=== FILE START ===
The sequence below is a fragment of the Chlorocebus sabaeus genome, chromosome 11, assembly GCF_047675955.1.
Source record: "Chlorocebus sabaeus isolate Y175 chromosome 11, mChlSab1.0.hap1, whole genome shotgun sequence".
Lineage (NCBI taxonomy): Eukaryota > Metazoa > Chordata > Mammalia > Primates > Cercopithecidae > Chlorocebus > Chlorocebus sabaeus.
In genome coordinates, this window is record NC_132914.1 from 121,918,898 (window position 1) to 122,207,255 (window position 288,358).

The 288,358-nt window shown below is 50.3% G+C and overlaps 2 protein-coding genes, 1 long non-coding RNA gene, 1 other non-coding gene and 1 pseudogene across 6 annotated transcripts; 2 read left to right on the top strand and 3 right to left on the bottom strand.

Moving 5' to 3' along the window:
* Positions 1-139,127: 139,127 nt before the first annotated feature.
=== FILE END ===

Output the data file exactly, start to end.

The sequence below is a fragment of the Chlorocebus sabaeus genome, chromosome 11, assembly GCF_047675955.1.
Source record: "Chlorocebus sabaeus isolate Y175 chromosome 11, mChlSab1.0.hap1, whole genome shotgun sequence".
Lineage (NCBI taxonomy): Eukaryota > Metazoa > Chordata > Mammalia > Primates > Cercopithecidae > Chlorocebus > Chlorocebus sabaeus.
In genome coordinates, this window is record NC_132914.1 from 121,918,898 (window position 1) to 122,207,255 (window position 288,358).

The 288,358-nt window shown below is 50.3% G+C and overlaps 2 protein-coding genes, 1 long non-coding RNA gene, 1 other non-coding gene and 1 pseudogene across 6 annotated transcripts; 2 read left to right on the top strand and 3 right to left on the bottom strand.

Moving 5' to 3' along the window:
* Positions 1-139,127: 139,127 nt before the first annotated feature.